Cullys call ‘last drinks’

July 13, 2017

After 45 years in the industry, well-known publicans Ed and Judy Cully have decided it’s time to pour their last drinks.

The former Jerilderie couple — who have owned and run Deniliquin’s Sportsmans Arms Hotel Motel for the past 20 years — have retired from the pub scene.

Their time as publicans began when Mr and Mrs Cully purchased the Royal Mail Hotel in Jerilderie, which they operated for 20 years.

They moved to Deniliquin in 1982, where they operated a commercial printing business, then owned the Central Hotel for nine years, as well as the ‘Sporties’.

After almost a lifetime behind a bar, Mrs Cully said she could write a book on the entertainment provided by their customers throughout the years.

‘‘The people are definitely what I’ll miss most,’’ she said.

‘‘Ed and I see the most gorgeous people, and being able to talk and socialise with them has always been a highlight for us.

‘‘We’ve heard it all behind the bar — the Central Hotel especially, those were funny days.

‘‘Our customers, young and old, have given us so much joy.’’

Mr and Mrs Cully said they have enjoyed watching the transformation of the young people they once served at the Central Hotel, more than 15 years ago.

‘‘We see the old Central Hotel drinkers come to the Sporties with their own kids and all grown up, and it’s special to see,’’ Mrs Cully said.

‘‘I was a mother figure to a lot of them.’’

Mr Cully said their customers aren’t the only ones to have changed, as he says the industry is drastically different from when they first purchased the Royal Mail Hotel.

‘‘Drink driving laws affected how people drink, and no-smoking laws were a game changer because if people couldn’t smoke, they wouldn’t come in,’’ he said.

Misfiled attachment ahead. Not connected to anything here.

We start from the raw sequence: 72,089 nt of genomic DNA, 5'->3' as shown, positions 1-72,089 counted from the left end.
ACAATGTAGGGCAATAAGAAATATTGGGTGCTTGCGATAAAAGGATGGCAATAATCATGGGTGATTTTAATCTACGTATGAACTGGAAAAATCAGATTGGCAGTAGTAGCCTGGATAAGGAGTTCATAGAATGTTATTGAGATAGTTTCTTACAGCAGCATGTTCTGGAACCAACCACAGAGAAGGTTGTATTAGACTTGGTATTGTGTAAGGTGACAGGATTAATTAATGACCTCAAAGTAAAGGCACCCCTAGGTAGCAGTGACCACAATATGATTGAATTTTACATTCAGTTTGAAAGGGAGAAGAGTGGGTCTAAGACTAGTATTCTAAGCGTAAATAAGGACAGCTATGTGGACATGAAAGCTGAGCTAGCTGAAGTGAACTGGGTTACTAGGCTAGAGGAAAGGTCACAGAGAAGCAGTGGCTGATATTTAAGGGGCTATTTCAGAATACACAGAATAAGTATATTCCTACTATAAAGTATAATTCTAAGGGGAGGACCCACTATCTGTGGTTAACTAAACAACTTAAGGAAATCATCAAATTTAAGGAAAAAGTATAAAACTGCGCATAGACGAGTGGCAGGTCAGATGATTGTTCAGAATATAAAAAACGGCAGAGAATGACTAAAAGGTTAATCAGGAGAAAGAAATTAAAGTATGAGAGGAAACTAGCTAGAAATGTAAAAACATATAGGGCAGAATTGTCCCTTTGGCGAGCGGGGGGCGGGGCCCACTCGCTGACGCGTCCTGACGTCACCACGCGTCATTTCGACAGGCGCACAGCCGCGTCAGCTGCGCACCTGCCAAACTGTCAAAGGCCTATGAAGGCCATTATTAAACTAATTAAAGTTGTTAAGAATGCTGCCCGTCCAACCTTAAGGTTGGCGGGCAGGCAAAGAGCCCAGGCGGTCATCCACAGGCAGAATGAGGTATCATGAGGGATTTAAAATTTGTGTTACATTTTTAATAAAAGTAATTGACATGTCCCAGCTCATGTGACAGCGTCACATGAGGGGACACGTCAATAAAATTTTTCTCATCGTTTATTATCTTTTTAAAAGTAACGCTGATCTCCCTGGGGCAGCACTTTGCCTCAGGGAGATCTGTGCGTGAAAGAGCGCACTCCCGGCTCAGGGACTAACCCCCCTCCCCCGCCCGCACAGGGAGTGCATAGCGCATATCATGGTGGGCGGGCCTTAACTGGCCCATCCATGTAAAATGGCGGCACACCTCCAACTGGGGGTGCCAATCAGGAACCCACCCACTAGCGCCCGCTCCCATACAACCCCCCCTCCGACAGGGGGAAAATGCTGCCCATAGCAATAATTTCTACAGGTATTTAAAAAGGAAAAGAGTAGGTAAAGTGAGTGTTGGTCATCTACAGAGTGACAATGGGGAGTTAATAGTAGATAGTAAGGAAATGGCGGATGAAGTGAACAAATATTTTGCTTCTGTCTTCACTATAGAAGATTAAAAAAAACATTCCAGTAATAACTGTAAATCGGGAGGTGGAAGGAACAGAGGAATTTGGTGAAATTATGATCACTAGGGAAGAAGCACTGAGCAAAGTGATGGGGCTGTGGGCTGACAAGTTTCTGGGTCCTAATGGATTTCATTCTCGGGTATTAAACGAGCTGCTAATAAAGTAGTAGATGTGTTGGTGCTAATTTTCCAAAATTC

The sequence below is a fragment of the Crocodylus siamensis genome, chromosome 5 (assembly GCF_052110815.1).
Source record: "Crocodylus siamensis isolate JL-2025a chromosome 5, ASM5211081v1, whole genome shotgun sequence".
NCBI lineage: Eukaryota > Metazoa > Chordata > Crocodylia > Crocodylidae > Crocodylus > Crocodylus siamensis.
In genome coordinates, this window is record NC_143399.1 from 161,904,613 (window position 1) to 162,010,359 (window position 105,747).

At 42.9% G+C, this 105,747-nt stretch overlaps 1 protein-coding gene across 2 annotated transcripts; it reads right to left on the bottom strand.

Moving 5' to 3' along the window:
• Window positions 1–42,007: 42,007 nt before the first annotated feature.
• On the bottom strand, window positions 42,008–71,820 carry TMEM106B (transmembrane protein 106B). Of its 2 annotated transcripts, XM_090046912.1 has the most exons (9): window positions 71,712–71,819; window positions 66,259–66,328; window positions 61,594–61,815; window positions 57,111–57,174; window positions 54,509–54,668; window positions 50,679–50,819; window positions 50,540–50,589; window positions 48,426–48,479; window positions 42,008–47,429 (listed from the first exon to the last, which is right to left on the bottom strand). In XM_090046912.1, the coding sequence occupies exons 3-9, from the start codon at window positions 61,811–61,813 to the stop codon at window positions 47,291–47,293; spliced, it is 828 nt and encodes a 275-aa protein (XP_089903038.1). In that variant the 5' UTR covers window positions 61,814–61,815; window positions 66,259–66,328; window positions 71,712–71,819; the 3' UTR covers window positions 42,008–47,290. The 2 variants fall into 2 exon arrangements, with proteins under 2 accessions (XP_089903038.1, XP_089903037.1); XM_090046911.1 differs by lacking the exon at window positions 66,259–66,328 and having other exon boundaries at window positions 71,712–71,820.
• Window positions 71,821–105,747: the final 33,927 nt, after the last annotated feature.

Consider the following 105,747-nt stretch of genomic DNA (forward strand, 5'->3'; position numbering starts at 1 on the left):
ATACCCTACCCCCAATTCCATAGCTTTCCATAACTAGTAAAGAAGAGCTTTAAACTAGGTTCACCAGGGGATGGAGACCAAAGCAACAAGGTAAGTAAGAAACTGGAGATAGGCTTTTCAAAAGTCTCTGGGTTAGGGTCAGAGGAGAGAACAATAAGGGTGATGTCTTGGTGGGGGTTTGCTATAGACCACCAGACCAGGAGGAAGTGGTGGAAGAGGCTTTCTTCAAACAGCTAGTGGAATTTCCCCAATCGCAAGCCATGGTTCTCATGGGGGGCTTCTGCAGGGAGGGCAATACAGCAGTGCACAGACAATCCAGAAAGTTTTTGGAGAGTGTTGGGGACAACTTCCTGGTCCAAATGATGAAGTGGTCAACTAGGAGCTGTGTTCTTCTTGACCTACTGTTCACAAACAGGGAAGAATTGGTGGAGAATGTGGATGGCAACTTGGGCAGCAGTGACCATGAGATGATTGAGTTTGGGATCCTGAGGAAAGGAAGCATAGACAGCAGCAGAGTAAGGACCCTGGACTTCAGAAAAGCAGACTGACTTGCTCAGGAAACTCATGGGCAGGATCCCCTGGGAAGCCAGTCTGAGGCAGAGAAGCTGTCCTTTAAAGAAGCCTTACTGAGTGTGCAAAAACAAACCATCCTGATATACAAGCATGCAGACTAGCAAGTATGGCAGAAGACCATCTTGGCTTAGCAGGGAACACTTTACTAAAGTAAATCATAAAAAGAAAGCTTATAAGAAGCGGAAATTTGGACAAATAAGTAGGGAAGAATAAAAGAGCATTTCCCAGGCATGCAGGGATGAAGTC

‘‘The lock-out laws were the worst though, because they caused fights and arguments — we have lost a lot of windows.

‘‘The 2007 Liquor Act meant you could lose your whole hotel if you did the wrong thing.

‘‘Hotels these days have to be more food orientated, too,’’ he said.

However, what remains consistent at our local hotels is their sense of community, Mr Cully said.

‘‘Hotels are still our meeting places. If you go back in history, a hotel was built first — then a church,’’ he said.

‘‘Coming to a hotel is a way to socialise, network for jobs, meet new people and have a laugh,’’ Mrs Cully added.

Mr and Mrs Cully said they are looking forward to a relaxing retirement, with catching up with friends and family on their agenda.

‘‘Hotels are full-on — you work 60 to 80 hours a week, so we’re looking forward to sitting and breathing for a minute,’’ Mrs Cully said.

‘‘But we’ll miss it, and we’ll pop back in every now and then.’’

Taking over from Mr and Mrs Cully at the Sportsmans Arms Hotel Motel is Jeff Shand.

‘‘We wish all the best for Jeff, and we know he’ll enjoy his time at the Sporties,’’ Mrs Cully said.

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